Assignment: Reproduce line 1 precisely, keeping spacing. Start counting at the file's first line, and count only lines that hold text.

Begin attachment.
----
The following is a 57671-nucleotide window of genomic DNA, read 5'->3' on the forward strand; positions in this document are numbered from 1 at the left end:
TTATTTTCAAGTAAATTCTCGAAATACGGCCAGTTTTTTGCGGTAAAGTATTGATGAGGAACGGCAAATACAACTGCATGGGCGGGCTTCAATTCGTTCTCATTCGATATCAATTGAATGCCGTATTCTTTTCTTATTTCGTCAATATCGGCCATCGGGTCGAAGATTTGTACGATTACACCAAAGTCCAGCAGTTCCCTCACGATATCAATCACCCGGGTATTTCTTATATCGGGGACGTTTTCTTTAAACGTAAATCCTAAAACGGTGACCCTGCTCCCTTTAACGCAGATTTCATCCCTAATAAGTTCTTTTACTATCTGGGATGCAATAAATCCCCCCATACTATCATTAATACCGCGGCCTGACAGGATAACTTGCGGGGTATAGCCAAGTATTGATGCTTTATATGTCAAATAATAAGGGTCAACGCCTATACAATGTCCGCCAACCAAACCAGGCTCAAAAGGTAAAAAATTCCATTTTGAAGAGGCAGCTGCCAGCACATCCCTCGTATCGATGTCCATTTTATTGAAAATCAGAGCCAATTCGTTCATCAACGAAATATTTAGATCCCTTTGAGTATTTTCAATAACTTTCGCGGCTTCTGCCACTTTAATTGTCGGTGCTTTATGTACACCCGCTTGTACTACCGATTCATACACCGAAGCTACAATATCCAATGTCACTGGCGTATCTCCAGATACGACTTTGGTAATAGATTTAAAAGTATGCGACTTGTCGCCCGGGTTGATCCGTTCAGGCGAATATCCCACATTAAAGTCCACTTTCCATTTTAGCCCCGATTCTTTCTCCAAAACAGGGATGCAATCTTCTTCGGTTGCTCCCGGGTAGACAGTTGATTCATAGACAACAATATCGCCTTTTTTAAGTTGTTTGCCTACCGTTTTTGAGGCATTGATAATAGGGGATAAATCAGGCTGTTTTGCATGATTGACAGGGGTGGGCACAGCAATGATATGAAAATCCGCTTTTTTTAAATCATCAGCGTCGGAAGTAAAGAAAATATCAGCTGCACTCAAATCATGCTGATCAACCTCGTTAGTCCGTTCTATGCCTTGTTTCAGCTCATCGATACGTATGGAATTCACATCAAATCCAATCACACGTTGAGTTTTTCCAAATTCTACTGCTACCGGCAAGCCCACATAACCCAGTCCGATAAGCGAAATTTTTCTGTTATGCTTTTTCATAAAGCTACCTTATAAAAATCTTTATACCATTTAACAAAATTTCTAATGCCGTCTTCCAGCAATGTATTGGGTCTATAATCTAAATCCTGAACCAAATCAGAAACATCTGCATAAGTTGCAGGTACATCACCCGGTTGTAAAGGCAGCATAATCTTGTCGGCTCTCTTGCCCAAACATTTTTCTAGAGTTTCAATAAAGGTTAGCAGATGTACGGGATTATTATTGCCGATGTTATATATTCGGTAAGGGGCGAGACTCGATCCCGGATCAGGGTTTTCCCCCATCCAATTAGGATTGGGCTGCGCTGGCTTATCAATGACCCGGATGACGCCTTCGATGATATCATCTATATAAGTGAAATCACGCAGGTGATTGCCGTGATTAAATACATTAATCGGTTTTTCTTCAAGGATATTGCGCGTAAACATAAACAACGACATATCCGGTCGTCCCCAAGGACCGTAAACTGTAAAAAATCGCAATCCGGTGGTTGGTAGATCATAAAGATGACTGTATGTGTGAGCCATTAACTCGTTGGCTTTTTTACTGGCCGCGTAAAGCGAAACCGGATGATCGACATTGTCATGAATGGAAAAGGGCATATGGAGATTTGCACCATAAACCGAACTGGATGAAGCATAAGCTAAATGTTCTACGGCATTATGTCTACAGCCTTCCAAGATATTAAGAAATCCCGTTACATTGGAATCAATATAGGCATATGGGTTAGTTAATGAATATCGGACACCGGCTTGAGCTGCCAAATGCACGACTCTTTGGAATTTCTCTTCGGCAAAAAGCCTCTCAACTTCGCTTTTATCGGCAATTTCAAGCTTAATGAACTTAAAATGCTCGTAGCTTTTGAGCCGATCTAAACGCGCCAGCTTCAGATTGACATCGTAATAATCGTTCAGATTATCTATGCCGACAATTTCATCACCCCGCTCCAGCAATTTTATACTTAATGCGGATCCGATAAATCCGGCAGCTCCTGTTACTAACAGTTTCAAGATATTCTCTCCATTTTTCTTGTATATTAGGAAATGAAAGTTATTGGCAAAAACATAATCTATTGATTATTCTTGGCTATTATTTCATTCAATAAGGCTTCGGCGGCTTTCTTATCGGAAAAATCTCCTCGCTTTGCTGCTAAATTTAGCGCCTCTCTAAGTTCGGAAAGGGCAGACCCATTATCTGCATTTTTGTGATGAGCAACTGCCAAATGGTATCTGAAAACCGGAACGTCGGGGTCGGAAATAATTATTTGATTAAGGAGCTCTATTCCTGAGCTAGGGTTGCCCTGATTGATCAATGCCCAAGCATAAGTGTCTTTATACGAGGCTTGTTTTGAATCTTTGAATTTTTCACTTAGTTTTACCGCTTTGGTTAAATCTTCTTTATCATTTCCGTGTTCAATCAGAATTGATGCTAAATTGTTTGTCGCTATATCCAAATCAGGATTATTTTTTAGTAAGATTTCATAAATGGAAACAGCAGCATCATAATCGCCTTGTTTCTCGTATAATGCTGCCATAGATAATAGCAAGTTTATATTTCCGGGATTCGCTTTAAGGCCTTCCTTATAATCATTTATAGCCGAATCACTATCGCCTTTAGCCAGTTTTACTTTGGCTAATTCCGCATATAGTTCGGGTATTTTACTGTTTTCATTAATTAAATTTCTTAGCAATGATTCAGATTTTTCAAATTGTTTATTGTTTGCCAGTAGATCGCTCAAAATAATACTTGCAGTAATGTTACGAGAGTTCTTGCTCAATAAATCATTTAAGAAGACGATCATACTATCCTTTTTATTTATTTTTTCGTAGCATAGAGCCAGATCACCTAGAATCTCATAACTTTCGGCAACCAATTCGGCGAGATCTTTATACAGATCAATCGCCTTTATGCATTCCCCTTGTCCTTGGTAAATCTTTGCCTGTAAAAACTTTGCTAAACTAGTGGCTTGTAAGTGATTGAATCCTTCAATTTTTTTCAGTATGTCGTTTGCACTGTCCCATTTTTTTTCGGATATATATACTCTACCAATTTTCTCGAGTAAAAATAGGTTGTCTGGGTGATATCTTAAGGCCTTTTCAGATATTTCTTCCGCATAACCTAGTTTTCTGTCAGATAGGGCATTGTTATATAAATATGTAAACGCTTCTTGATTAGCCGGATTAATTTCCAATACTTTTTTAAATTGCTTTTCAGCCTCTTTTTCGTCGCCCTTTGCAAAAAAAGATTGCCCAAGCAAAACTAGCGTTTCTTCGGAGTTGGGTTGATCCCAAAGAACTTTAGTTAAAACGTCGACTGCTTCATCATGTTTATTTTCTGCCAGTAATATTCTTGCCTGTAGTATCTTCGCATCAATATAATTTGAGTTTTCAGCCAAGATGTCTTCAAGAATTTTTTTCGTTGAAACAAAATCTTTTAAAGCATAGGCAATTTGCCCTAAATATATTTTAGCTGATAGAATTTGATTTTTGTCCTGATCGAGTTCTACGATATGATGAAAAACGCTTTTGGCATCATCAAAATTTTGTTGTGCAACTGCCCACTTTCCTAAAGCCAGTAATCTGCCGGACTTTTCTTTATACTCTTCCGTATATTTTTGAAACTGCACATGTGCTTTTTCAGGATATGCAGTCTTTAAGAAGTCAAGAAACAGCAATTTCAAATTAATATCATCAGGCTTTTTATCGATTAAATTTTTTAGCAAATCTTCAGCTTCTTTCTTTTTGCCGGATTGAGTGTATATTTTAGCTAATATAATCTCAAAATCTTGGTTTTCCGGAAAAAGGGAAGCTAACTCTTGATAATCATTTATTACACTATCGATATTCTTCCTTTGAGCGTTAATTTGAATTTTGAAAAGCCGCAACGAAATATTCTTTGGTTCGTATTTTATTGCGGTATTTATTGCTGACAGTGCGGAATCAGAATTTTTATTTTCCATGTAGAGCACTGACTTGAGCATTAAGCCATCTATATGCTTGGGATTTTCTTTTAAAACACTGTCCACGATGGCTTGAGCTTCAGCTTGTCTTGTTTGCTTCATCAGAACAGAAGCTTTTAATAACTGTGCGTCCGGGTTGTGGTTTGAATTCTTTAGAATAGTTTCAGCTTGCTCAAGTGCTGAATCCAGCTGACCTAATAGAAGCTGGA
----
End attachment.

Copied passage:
The following is a 57671-nucleotide window of genomic DNA, read 5'->3' on the forward strand; positions in this document are numbered from 1 at the left end: